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ALTHOUGH in the foregoing pages I have given fourteen chapters to what may well be called different varieties of the terrier, several of the race remain yet unrepresented, and without any reproach on the character of those already described, there are other terriers quite equal to such as are given precedence in the “Stud Book” and by me. A few years ago an “Old English Terrier Club” was formed, and it sought to bring out of various country districts that hardy, hard-bitten game dog common thereto, and which was used for work. So far this club has done its work but moderately; a few good dogs were through it introduced, but too often the winner, in the special classes provided were either Airedale terriers or Welsh terriers, and a case has been known where a dog was by the judges given honours in both its own class as an Airedale terrier and in that for the so-called old English—variety, which is no variety at all.
Few sporting country districts are or were without their own special strain of terriers, in which appearance was of little object so long as gameness predominated. By “gameness” I do not mean partiality to fighting and cat-killing, and standing being cut up piece-meal without flinching or whimpering, but killing vermin and going to ground after fox, or badger, or otter—wild animals, and not tame, domesticated, and semi-tame creatures. I have seen a dog of great excellence and gameness in a street fight, which would run away and yelp when a big buck rat seized him by the nose. One harm dog shows have done, they have distracted attention from the hardy, intelligent, maybe cross-bred terrier, to what is generally a more effeminate creature, though maybe handsomer in markings and narrower in the chest. As a matter of fact, a really first-class dog for the show bench is far too valuable a creature to run any risk of being killed underground by a badger or by an earth or rock that might fall upon him.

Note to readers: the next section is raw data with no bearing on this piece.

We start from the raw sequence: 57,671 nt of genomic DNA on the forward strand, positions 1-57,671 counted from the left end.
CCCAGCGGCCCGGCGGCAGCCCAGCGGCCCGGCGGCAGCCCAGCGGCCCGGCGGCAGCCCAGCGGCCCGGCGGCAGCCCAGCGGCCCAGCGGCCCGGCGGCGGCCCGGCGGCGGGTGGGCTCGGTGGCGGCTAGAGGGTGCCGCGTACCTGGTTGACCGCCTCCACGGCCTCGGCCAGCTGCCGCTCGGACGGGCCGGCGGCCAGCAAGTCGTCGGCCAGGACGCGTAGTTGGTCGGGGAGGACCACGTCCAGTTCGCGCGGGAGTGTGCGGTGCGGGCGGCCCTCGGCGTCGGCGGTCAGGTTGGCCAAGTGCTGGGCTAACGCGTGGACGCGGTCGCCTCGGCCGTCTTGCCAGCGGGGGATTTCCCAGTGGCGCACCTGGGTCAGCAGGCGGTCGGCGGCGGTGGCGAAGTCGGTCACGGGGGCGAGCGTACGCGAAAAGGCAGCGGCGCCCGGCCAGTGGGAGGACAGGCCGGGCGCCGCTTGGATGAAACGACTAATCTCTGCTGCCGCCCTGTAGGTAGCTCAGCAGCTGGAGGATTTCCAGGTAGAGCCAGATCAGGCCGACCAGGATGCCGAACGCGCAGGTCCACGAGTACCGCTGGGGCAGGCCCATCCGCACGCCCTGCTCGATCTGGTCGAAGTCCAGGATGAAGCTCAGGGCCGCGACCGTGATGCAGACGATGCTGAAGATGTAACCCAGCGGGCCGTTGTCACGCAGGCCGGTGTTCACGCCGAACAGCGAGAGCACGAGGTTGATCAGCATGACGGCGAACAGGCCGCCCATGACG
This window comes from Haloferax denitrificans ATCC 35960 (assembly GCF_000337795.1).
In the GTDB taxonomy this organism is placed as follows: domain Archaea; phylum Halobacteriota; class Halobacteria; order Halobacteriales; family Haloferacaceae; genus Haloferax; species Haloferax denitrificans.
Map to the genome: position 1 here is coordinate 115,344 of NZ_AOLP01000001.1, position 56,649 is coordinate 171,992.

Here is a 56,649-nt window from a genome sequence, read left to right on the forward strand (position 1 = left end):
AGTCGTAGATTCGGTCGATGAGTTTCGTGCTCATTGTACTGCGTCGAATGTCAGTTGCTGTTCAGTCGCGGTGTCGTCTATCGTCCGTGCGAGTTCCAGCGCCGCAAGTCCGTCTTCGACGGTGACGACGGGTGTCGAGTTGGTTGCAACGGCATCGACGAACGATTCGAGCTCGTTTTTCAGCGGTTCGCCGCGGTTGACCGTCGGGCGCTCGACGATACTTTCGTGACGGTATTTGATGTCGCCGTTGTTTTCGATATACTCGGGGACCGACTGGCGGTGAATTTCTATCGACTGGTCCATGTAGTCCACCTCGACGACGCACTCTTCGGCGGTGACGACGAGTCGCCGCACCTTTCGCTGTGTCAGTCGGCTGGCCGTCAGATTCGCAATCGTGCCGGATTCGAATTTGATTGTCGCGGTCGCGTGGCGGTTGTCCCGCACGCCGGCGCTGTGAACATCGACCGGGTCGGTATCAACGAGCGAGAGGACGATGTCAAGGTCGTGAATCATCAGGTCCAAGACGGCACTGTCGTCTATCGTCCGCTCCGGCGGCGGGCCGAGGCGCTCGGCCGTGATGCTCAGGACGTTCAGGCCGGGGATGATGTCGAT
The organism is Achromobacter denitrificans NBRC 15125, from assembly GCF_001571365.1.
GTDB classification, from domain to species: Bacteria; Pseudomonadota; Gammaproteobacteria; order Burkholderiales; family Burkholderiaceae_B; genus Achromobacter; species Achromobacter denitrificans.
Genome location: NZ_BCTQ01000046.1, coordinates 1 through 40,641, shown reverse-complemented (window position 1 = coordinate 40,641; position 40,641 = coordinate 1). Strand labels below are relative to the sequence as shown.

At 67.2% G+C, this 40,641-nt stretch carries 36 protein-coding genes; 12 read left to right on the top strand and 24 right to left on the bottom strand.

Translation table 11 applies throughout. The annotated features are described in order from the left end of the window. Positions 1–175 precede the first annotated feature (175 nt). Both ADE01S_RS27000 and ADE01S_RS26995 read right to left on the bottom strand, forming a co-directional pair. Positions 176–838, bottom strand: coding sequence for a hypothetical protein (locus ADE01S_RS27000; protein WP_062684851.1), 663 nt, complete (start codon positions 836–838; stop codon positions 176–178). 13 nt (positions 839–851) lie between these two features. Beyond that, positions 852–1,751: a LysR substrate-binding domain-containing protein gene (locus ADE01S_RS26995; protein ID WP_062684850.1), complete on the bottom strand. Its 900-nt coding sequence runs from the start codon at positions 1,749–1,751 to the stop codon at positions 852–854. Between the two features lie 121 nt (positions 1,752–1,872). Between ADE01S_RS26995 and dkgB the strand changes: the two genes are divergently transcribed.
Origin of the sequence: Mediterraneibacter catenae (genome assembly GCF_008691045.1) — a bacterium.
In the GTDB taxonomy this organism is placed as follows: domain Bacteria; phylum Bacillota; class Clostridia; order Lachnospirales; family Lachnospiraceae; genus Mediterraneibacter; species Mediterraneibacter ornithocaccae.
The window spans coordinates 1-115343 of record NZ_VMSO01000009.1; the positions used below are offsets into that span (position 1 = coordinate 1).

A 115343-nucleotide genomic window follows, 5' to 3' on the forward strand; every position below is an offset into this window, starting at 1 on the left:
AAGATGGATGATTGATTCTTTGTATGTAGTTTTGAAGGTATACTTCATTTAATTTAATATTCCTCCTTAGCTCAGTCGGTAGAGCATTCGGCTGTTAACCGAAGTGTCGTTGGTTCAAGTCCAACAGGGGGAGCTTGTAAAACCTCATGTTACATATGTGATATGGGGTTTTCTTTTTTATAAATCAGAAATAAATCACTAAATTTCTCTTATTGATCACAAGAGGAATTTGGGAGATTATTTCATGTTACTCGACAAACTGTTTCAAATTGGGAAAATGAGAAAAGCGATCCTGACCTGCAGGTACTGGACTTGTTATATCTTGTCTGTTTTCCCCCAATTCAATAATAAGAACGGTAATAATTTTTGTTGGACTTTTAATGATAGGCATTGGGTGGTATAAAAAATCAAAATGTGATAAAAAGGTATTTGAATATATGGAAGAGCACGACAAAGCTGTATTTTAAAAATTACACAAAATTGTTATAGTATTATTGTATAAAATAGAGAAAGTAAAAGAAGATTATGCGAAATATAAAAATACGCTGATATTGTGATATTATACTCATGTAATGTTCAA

Fancy a five hundred pound fox terrier running after Tommy Dobson's hounds over the mountains of Eskdale, or doing the rough work that is required of such dogs as the Robsons keep up in Northumberland Every time such dogs as these go out they carry, as it were, “their lives in their hands.” They have to kennel with hounds who might worry them, live on rough but homely fare, swim through wet drains, or go to ground in huge fox earths from which they may never see the light of heaven again. There is the danger of receiving fatal wounds from their game of fox or otter, sweetmart or foulmart, any of which may tear up a nose or split an ear, and finish the recipient of such an injury so far as the show-bench would be concerned. There are terriers which I have already described kept for the latter alone, and no doubt many of them are game enough, but for wild, rough work of hunting in its various forms, other terriers are required as assistants to the hounds, and such of them as I know shall come under the heading of this chapter. And note at the outset that I believe that the terriers of which I am about to write have far hardier constitutions, and are stronger physically than their more fashionable cousins. I have had prize fox terriers of my own, about as good and game as ever were made, properly trained, and entered and kennelled with hounds. Such would go to ground and do all that was required of them, but after a long day they required carrying home, when the so-called “mongrels” were trudging away at the tails of the hounds. They have heart enough, and the inclination, but the physical strength is deficient.